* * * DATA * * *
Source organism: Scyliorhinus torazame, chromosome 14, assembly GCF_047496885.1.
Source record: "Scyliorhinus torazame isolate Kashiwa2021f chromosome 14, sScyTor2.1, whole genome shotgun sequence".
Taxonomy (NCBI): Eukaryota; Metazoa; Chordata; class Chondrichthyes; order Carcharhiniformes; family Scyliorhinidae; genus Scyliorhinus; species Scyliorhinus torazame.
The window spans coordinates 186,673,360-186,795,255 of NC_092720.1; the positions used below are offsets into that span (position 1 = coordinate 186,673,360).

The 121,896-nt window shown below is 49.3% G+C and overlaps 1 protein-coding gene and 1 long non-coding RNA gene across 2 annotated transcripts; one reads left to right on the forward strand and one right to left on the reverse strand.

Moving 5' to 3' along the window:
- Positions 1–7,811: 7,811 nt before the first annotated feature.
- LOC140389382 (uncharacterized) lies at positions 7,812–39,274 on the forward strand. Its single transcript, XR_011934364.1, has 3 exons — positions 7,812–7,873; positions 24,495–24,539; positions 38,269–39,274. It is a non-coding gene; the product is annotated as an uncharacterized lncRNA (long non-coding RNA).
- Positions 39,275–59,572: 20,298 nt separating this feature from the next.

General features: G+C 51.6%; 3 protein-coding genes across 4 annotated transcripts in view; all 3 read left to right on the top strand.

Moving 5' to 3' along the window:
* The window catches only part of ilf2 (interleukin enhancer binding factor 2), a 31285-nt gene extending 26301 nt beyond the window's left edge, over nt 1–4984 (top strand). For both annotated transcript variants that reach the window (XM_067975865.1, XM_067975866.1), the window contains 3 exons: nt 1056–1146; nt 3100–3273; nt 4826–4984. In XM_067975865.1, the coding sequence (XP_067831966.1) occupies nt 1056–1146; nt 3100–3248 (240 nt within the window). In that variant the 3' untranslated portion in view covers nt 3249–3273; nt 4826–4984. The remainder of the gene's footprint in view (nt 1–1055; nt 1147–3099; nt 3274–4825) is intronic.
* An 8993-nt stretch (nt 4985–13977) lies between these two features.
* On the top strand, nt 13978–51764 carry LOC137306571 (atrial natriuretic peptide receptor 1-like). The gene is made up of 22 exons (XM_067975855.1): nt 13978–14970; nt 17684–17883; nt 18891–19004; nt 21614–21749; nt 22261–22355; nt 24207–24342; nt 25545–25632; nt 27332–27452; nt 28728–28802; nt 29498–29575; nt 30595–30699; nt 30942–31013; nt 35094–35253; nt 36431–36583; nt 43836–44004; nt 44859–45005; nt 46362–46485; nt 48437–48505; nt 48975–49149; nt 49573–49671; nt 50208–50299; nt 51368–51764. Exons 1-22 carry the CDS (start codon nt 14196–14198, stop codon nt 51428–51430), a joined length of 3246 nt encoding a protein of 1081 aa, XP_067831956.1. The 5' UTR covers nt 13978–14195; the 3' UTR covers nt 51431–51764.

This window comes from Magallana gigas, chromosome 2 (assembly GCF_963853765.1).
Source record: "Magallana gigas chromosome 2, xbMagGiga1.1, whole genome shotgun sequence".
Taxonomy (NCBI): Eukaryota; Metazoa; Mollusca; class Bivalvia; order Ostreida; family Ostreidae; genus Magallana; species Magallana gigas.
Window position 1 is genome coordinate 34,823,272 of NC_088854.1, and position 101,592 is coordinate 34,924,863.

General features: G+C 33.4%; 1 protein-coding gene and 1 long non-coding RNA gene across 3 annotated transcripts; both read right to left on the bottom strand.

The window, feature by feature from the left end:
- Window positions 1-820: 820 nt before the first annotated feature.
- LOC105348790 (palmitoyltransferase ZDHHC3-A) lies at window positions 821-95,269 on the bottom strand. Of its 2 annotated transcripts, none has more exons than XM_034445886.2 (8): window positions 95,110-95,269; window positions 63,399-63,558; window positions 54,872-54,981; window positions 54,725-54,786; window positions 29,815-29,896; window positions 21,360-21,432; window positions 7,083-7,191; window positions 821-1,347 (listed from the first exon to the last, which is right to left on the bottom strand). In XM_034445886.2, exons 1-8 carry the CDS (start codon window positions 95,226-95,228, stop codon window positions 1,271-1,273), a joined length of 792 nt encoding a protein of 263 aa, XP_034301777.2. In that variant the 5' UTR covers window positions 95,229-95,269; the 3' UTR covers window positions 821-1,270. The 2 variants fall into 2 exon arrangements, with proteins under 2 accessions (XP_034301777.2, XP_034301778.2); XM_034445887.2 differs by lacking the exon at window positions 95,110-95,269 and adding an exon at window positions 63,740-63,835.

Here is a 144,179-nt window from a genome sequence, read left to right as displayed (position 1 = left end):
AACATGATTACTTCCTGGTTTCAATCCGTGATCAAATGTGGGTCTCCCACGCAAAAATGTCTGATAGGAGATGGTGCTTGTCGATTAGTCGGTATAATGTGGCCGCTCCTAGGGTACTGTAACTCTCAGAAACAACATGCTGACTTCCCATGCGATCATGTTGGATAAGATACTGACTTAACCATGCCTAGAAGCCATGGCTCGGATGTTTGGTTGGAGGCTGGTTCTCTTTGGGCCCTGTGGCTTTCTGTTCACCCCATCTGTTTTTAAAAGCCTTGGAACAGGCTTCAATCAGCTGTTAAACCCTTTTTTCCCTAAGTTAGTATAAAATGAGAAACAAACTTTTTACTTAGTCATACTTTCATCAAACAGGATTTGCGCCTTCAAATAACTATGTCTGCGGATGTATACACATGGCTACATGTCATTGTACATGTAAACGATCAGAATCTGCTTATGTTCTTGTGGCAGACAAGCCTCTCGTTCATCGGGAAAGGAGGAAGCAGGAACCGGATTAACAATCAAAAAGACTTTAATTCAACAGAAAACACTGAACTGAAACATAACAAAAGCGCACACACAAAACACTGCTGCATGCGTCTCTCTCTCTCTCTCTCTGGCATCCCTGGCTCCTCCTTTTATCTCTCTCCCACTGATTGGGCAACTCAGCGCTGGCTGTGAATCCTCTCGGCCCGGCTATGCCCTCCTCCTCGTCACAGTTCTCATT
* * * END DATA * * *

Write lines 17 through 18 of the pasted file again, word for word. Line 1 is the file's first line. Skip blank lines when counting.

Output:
Taxonomy (NCBI): Eukaryota; Metazoa; Mollusca; class Bivalvia; order Ostreida; family Ostreidae; genus Magallana; species Magallana gigas.
Window position 1 is genome coordinate 34,823,272 of NC_088854.1, and position 101,592 is coordinate 34,924,863.